Director: Satsuo Yamamoto
Notable Cast: Shintaro Katsu, Rentaro Mikuni, Mizuho Suzuki, Ko Nishimura, Yuko Hamada, Toshiyuki Hosokawa, Tatsuo Endo
In my last review for the Zatoichi franchise for Zatoichi’s Cane Sword, the point was made to praise the franchise for almost always putting the storytelling first in the films. This was a big reason for the continued success of the films. For the sixteenth entry and first for the new production company Katsu Productions, Zatoichi the Outlaw sacrifices a lot of its narrative structure and story for the sake of being a more ‘entertaining’ film. Outlaw is the first of the franchise to really start twisting the established formula a bit, but for a fan working through the series the sacrifices are not nearly worth the new elements – although it’s easy to see why one would love this one too.
Zatoichi (Shintaro Katsu), like every other week, stumbles into a town in strife. Two yakuza bosses are at a standstill with one another and the rice farmers in the middle are the ones that suffer. Zatoichi, in an effort to help, aligns with Asagoro (Rentaro Mikuni) and a swordless samurai Ohara (Mizuho Suzuki) who both stand for the people. When he finds himself wanted by the law though, Zatoichi begins to think that perhaps he was played as a pawn…
Overall, the story is sound. It still works in many of the same tropes we have come accustomed to with this series and the way that the two sides play out a sort of chess match using Zatoichi as a piece makes for some pretty entertaining moments. The film is one of the darker entries in the series thus far (if not the darkest) as we see less of a clear cut line between bad and good – including in our hero Zatoichi who carries more of that anti-hero vibe this time around. The film is also the most violent in the franchise too. More bright red blood graces the screen, including a bit where a woman accuses Zatoichi for being a heartless killer for not being able to see the blood he has spilled, and there are more violent visual consequences for the fights that erupt. This is the first time we’ve seen a decapitation in the series and it’s impactful. Even a lot of the subplots result in darker material including a couple of suicides that makes for some shocking revelations. Outlaw is the kind of film that embraces a more pulpy and grindhouse tone and one that we haven’t seen taken to this extent previously for the blind swordsman films.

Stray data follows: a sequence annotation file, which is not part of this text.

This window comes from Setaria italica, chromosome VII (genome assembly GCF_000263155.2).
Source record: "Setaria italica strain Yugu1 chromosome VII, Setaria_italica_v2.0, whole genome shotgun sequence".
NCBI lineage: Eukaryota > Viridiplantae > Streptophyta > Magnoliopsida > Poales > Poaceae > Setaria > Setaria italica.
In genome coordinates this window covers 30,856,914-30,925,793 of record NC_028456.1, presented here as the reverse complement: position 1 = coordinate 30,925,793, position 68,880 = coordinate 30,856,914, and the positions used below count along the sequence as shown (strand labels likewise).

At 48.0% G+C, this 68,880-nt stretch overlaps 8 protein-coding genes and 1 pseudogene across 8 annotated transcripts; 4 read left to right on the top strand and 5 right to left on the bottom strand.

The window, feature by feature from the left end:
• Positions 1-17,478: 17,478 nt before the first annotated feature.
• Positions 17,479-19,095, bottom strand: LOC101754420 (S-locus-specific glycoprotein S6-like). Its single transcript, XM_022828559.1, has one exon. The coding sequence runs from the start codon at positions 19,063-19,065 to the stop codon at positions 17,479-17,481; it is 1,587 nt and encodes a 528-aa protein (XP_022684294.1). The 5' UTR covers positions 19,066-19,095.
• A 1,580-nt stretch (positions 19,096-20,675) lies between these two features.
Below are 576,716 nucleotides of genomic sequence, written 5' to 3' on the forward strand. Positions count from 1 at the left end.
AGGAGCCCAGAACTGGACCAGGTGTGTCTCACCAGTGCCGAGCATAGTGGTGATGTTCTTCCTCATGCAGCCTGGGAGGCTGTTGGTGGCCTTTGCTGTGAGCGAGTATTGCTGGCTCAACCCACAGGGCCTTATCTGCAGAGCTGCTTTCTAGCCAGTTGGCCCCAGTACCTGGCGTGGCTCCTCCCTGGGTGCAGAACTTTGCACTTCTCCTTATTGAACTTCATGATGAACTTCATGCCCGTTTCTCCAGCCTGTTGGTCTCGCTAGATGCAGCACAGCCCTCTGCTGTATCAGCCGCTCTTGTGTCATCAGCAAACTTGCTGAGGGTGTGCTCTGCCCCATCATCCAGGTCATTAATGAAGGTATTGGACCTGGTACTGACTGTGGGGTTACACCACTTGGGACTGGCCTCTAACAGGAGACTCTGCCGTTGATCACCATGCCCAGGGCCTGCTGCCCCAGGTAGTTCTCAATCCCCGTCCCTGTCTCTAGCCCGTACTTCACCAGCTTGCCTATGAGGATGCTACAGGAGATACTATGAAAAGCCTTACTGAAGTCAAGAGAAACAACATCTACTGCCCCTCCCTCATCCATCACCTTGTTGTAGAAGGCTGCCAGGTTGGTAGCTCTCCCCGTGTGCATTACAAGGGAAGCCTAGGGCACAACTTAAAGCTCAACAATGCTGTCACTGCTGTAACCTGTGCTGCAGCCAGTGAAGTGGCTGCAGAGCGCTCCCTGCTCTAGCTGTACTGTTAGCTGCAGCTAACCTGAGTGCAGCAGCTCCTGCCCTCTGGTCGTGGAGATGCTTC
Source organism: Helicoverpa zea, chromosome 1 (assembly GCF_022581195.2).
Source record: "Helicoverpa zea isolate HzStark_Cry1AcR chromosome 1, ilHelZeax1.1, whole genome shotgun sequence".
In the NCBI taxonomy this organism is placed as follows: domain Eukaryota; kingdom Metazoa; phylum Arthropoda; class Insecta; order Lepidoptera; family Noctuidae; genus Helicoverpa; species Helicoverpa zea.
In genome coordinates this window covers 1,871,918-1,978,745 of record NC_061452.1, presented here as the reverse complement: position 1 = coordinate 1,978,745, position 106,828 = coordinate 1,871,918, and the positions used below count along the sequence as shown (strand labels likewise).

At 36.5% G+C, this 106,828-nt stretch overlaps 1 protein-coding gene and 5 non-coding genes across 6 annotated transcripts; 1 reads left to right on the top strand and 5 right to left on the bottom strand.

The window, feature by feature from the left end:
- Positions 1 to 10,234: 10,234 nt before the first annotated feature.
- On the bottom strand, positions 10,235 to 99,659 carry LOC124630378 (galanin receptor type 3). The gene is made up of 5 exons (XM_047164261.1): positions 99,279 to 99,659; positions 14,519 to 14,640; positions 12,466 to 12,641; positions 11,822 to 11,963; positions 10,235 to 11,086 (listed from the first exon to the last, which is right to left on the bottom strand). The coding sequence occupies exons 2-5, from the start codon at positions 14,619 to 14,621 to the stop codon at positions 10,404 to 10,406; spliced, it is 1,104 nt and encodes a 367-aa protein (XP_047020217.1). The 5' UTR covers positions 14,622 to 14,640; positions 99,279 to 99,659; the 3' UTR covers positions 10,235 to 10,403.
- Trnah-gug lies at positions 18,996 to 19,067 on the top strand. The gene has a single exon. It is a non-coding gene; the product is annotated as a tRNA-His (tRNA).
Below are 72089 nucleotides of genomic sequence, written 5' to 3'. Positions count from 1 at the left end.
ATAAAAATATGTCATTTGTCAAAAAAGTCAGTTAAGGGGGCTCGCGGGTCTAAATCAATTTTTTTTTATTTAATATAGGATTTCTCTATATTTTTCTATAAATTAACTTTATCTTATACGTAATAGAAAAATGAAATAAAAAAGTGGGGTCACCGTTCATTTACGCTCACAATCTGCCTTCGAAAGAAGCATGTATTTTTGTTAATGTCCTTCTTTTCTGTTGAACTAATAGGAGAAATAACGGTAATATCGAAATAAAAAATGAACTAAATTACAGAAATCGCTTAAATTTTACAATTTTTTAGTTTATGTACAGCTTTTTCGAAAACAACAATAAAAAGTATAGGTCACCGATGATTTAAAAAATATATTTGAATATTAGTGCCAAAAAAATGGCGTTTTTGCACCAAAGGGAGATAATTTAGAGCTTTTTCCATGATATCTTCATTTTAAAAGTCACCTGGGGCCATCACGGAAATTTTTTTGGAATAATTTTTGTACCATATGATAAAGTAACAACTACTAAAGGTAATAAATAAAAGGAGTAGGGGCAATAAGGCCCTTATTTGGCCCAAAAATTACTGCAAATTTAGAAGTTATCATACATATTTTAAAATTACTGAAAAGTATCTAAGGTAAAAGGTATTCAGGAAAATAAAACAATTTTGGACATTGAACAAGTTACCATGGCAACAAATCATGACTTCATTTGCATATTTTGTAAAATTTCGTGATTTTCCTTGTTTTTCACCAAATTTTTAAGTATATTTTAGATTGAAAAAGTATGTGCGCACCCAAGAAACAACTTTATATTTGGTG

Despite the fresh gritty feel and more violent content, the problem remains that Outlaw is a pretty scattered narrative. Due to more epic story content, the film has to introduce us to a lot of characters who don’t resonate as strongly and the film has to take a rather big tangent in the second act when Zatoichi goes into hiding as a masseur in another village that feels unnecessary at times. The chess game of yakuza is almost too complex for an hour and a half film and adding on a sort of farmer uprising just adds to the volume of story and characters the audience has to sift through. It gets to the point that both of the suicides in the film lack the emotional punch to sell the dark plot progression. One character is found hung by Zatoichi and instead of being ‘Oh my!,’ I spent the next three or four minutes trying to remember who that character was and why he was important. It undermines the emotional impact that scene should have had.
|A perfect image for this film: bloody, disheveled, and determined.|
Zatoichi the Outlaw is still an entertaining and ambitious film for a franchise that has seen itself stick to the formula for so long. The narrative is far more striving in reach, the content is darker and more violent, and Zatoichi continues to impress as a character who is left as a victim of circumstance. There just happens to be less impact emotionally due to those same reasons and the film needed another half hour to really give us time to digest the various characters and motivations. Fans of more grindhouse inspired swordsman fare will dig into this one for sure, others may have the same hesitations that I did. It’s good, but it could have been great.
Written By Matt Reifschneider